A stronger economy – locally and nationally

In 2015, after five years with the Lib Dems in government locally and nationally, Cheltenham was enjoying its strongest economy in years with a big drop in unemployment, local businesses reporting healthy order books and both businesses and householders still enjoying low interest rates and mortgage payments.  As MP, Martin backed both the coalition government and Cheltenham’s LibDem-led council in taking the tough decisions necessary to build sustainable prosperity and worked hard to lobby for and promote local business.

All this is now at risk from the Conservatives’ suicidal drive towards ‘Brexit’ which could could see the UK drop out of the world’s largest single market like a crate of eggs out of the back of a lorry.  The Conservatives’ initial arrogance and aggressive approach towards the EU negotiations and their chaotic and unco-ordinated approach to Brexit generally is undermining business confidence further.

Click on the image to watch Martin working for local business when he was MP: opening the new Chamber of Commerce business centre

Back in 2010, the new coalition government inherited a massive financial crisis from the last Labour government.  Whoever you blame, the situation in the 2009/10 financial year was that:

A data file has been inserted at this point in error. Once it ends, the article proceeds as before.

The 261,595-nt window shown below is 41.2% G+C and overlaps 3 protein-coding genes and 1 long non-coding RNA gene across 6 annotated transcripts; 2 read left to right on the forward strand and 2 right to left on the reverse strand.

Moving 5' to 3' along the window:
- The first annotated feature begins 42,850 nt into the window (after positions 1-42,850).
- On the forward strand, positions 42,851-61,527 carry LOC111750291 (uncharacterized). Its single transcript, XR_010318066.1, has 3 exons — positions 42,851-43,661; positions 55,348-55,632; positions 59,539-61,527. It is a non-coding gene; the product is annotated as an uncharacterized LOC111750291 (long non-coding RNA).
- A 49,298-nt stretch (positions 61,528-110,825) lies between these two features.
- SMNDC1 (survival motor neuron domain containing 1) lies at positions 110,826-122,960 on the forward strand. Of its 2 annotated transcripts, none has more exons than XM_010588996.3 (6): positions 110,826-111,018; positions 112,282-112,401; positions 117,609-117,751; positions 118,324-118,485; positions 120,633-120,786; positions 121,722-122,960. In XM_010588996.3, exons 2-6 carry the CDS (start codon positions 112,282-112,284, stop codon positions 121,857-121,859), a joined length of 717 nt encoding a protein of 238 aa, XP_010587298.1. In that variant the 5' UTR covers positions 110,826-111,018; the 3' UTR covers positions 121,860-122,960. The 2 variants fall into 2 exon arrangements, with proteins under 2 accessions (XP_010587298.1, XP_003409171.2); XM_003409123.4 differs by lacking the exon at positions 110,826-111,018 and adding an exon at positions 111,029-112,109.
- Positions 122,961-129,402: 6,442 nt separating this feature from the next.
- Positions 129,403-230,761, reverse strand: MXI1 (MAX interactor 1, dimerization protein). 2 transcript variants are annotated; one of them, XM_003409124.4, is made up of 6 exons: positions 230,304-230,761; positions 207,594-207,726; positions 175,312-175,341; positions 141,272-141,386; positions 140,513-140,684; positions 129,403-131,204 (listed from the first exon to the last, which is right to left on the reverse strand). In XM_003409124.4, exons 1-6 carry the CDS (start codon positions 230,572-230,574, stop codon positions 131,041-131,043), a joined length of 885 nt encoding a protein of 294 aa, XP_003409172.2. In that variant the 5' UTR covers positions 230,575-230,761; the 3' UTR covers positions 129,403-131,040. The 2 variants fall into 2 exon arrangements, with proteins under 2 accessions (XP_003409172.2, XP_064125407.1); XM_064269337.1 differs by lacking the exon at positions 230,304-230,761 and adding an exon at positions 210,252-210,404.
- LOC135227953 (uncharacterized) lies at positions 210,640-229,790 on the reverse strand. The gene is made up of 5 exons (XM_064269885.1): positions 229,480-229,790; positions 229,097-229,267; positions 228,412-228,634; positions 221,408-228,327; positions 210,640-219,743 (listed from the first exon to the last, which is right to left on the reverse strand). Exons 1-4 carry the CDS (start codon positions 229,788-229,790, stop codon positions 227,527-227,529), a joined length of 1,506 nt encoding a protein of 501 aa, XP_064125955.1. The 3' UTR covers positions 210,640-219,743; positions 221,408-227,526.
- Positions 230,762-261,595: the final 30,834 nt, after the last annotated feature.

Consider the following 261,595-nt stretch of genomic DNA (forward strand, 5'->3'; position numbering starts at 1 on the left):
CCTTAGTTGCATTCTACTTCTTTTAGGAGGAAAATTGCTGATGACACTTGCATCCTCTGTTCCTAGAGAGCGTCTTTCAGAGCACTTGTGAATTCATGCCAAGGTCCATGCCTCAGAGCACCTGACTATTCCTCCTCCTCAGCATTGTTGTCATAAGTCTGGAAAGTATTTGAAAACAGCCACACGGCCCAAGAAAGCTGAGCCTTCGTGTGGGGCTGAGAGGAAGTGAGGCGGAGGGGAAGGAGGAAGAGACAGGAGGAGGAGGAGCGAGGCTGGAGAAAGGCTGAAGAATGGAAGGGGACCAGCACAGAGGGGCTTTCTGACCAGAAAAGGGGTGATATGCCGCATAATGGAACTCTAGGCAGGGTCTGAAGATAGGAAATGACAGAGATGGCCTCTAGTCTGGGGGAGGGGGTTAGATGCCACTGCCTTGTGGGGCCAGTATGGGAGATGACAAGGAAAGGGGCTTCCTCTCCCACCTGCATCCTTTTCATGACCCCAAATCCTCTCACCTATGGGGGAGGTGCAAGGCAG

• Government was spending £153 billion pounds* a year more than it was raising
  • This represented 10.2%* of GDP (the value of the economy)
  • If this hadn’t been brought under control, our economy would quickly have gone the way of Greece and others and our interest rates – which set the cost of borrowing by businesses as well as your mortgage – might have skyrocketed, doing serious damage to the economy, increasing the cost of living for homeowners and throwing millions out of work
  • Unemployment in Cheltenham was already 2251 or  4.5%**, the highest in years
Martin at Safran (then Messier-Bugatti-Dowty)

To strengthen the economy, Martin and the Liberal Democrats backed the tough decisions – opposed by Labour – which did bring public spending under control, reduced that overspend by a third and reassured financial markets so that business borrowing and mortgage rates in Cheltenham were kept low as we fought off recession. By 2015:

  • Government overspending was expected to be £91.3 billion*, still very high but down by a massive £61 billion a year
  • This represented 5% of GDP* – half the value it was five years previously